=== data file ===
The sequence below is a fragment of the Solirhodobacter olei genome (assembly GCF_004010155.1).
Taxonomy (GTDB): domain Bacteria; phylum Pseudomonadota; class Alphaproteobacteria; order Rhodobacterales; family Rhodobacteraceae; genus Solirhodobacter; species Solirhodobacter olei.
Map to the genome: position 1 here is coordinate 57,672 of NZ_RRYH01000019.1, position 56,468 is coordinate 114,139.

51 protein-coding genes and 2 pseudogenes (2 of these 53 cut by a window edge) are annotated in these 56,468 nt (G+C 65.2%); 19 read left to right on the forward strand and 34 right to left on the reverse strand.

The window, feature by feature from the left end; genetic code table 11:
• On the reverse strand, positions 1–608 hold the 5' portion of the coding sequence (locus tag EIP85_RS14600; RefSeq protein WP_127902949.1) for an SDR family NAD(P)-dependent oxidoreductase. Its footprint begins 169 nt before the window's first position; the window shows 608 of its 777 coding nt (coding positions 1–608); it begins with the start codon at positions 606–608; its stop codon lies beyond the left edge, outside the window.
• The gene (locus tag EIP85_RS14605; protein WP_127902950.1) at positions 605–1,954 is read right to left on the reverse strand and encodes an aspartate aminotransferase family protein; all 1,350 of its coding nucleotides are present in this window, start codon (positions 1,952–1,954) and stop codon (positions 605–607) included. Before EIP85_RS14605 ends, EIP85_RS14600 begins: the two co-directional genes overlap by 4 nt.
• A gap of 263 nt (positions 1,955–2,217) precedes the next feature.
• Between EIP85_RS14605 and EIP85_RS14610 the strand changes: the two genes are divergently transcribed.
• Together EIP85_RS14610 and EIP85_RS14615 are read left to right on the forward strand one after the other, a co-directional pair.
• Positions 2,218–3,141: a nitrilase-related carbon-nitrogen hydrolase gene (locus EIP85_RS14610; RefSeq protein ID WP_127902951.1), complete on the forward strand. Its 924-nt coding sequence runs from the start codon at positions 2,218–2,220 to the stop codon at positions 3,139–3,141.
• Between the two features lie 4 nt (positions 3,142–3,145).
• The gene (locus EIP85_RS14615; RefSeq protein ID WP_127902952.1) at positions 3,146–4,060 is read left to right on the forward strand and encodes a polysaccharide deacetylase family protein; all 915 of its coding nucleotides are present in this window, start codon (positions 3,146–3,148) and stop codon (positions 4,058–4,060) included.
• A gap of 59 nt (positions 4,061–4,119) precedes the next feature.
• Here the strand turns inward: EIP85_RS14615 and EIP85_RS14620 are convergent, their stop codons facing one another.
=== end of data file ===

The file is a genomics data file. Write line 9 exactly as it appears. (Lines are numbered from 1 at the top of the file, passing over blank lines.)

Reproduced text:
• Between EIP85_RS14605 and EIP85_RS14610 the strand changes: the two genes are divergently transcribed.